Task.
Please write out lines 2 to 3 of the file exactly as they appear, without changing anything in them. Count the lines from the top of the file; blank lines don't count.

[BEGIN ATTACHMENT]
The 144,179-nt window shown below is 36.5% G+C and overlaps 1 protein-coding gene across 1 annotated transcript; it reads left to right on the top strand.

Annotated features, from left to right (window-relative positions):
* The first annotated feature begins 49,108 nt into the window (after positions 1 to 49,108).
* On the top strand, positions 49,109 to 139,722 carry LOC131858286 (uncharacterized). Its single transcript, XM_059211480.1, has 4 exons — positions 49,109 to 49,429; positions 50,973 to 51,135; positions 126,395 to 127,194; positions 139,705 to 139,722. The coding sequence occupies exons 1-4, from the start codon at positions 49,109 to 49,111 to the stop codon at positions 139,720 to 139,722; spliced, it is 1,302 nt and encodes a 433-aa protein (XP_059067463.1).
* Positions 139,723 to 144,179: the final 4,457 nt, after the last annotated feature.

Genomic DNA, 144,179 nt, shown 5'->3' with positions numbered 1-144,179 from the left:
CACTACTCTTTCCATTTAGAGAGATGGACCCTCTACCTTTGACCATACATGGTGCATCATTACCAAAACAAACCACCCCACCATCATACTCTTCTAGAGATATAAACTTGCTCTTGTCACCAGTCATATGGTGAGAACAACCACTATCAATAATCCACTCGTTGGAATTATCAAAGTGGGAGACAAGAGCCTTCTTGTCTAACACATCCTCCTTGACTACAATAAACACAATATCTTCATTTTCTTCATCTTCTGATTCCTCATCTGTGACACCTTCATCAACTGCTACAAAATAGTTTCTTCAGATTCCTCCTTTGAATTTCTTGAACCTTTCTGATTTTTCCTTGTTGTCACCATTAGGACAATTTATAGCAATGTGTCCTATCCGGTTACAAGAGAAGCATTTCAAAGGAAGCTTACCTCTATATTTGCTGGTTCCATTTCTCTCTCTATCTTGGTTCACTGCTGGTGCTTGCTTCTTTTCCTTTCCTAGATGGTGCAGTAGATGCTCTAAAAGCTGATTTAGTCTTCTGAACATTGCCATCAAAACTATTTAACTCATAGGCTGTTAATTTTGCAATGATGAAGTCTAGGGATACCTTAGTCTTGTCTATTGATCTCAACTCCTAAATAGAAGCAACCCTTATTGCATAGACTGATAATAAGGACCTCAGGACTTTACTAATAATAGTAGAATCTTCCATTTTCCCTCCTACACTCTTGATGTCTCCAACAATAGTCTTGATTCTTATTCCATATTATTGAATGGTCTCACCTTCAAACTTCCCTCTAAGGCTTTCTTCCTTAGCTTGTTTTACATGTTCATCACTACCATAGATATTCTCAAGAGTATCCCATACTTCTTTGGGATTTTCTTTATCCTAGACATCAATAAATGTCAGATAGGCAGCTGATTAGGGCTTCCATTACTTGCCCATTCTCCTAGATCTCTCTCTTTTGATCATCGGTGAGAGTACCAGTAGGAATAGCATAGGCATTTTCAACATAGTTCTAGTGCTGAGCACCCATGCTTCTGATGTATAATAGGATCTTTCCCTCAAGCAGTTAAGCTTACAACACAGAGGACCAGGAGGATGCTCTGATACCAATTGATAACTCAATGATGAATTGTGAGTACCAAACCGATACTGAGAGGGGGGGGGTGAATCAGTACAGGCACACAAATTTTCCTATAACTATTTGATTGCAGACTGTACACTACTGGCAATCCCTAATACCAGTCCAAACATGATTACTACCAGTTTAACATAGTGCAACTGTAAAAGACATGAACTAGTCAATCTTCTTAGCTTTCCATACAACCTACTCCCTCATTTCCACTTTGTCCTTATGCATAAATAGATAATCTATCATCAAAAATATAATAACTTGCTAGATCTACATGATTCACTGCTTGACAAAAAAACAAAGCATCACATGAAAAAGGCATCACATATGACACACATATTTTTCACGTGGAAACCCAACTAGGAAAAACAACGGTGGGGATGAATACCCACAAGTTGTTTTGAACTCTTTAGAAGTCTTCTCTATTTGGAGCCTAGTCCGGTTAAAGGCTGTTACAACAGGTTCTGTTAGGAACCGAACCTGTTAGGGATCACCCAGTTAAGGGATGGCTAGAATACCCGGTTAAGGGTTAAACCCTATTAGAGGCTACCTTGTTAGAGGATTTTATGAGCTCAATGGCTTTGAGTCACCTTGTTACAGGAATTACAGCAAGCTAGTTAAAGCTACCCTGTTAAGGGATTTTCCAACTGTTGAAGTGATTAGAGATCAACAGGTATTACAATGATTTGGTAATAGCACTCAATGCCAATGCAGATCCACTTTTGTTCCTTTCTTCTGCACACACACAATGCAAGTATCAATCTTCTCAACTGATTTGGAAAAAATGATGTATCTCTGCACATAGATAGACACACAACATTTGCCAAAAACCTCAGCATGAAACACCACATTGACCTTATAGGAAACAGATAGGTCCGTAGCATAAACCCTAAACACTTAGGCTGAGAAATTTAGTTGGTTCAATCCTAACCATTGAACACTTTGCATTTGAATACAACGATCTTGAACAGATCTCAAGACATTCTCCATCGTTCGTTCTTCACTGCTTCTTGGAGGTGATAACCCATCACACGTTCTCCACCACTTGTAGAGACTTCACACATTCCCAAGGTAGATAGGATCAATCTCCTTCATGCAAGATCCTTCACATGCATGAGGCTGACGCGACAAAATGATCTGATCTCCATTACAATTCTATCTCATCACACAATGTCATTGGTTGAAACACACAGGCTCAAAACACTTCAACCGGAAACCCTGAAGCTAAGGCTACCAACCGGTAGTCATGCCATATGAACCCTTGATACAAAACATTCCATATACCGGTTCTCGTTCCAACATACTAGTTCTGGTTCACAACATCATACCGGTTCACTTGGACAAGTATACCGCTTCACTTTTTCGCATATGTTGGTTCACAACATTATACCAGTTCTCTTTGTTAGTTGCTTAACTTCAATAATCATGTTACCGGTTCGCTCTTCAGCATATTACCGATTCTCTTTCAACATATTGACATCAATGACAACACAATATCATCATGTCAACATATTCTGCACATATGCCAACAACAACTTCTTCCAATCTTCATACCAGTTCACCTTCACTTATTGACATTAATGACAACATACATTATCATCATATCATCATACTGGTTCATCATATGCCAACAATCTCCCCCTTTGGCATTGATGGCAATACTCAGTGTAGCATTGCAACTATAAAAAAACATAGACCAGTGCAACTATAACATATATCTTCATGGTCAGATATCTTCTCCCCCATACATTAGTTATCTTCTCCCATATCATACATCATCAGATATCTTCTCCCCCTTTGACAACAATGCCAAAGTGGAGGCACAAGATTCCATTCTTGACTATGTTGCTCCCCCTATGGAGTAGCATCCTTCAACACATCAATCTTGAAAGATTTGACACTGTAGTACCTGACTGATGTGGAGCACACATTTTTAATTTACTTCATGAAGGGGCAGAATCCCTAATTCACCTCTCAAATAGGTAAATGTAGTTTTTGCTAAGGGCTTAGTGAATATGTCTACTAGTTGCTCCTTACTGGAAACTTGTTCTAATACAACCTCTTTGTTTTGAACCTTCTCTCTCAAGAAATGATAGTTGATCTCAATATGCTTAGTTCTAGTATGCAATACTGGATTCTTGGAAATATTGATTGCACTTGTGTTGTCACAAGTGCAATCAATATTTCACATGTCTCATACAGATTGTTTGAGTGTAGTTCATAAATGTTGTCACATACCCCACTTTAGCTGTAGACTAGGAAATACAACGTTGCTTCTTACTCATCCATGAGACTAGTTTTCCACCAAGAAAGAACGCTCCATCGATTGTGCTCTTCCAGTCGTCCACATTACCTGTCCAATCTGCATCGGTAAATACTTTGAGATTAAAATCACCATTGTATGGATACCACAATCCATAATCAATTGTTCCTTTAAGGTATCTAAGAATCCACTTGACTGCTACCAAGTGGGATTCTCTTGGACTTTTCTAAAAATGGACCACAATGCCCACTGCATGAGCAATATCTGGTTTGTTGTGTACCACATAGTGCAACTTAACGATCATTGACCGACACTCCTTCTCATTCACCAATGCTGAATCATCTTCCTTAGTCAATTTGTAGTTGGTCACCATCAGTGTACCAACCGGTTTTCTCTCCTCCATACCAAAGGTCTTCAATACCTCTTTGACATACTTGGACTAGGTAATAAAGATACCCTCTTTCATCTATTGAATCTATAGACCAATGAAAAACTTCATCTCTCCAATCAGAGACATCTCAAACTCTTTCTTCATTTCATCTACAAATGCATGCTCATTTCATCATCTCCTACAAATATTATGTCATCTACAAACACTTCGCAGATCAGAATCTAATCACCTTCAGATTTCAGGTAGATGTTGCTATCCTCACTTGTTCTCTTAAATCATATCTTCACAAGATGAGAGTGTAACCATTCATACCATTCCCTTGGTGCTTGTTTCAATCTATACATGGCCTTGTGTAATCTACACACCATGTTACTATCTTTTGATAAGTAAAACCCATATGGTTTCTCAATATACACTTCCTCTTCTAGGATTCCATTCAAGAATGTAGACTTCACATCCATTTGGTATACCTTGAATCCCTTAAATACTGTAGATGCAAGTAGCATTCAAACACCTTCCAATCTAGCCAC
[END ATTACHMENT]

Annotated features, from left to right (window-relative positions):
* The first annotated feature begins 49,108 nt into the window (after positions 1 to 49,108).